Shellfish is a a broad term for various aquatic mollusks, crustaceans, and echinoderms that are used as food.
Jewish Kosher Law traditions forbid the eating of shellfish.
A practical basis for prohibitions of eating shellfish, or benefits of such a ban, could relate to health issues.
Ecologically, not only are shellfish vital in marine food chains, but some filter-feeding forms are able to purify a great amount of water and thus are crucial to the stability of marine systems.
Some interpretations of Islamic dietary laws forbid eating shellfish.
Archaeological finds have shown that humans have been making use of shellfish as a food item for thousands of years.
The book of Leviticus (11:9-12) prohibits the consumption of shellfish.
Inter-tidal herbivorous shellfish such as mussels and clams can help people reach a healthy balance of omega-3 and omega-6 fats in their diets, instead of the current Western diets (Robson 2006).
Shellfish aquaculture is a rapidly growing enterprise that helps provide a stable source of shellfish while not harming wild populations.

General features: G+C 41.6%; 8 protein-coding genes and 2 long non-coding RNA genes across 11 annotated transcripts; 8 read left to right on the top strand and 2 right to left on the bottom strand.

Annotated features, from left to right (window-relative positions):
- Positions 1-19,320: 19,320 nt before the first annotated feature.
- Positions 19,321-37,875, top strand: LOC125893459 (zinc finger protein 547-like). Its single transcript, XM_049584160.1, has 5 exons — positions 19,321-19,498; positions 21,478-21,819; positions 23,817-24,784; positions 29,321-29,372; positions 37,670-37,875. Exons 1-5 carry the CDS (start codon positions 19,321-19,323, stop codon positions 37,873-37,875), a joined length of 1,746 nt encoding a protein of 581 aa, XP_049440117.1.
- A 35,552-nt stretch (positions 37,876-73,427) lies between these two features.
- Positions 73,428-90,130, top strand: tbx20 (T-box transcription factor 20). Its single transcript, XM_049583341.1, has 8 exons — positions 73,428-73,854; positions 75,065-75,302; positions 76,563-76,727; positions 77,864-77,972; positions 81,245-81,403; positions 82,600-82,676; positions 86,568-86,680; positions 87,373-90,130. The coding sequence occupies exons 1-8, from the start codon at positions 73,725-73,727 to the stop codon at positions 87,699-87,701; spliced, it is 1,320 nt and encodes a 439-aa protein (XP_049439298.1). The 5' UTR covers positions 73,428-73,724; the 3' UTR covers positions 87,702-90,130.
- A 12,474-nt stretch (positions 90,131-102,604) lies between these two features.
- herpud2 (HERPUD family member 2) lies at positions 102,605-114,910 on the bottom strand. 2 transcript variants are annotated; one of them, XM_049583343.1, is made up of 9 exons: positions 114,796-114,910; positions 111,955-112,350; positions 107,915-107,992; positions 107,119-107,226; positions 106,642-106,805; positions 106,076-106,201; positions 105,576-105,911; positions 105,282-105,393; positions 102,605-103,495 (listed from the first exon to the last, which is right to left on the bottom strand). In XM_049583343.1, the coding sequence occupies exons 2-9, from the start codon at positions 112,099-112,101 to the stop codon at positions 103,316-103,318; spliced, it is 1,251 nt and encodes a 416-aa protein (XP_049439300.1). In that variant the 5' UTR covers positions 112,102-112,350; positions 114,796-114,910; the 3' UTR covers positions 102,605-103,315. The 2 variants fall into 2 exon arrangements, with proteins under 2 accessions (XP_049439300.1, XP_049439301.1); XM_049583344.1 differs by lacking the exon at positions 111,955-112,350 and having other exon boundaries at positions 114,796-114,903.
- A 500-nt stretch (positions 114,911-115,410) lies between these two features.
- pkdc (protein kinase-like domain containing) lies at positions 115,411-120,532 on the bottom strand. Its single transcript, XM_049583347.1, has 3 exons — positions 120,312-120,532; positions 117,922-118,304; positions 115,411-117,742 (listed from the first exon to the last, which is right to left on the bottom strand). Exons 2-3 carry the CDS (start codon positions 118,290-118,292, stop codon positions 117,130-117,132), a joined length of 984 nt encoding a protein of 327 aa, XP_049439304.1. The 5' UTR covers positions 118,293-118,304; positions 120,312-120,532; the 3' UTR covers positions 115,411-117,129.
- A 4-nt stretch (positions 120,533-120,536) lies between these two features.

Some shellfish have a tendency to feed on waste or accumulate toxins or heavy metals in their tissues.
Shellfish are aquatic invertebrates that are used for food and typically either have a hard exterior or an exoskeleton, or belong to a group of invertebrates that typically are characterized by such shells.
The two most common groups of invertebrates associated with the term shellfish are mollusks and crustaceans.
Shellfish provide important culinary, economic, and ecological values.
Sushi (vinegared rice, topped with other ingredients, including shellfish, fish, meat, and vegetables), feature both raw and cooked shellfish.
On occasion, the word shellfish is used to refer only to edible marine molluscs, and then shrimp, crab, or lobster are not included in the category (MDOT 2008).
The word "shellfish" is used as singular and plural, but the less common plural "shellfishes" is sometimes used when referring to various "types of shellfish" (Festing 1999).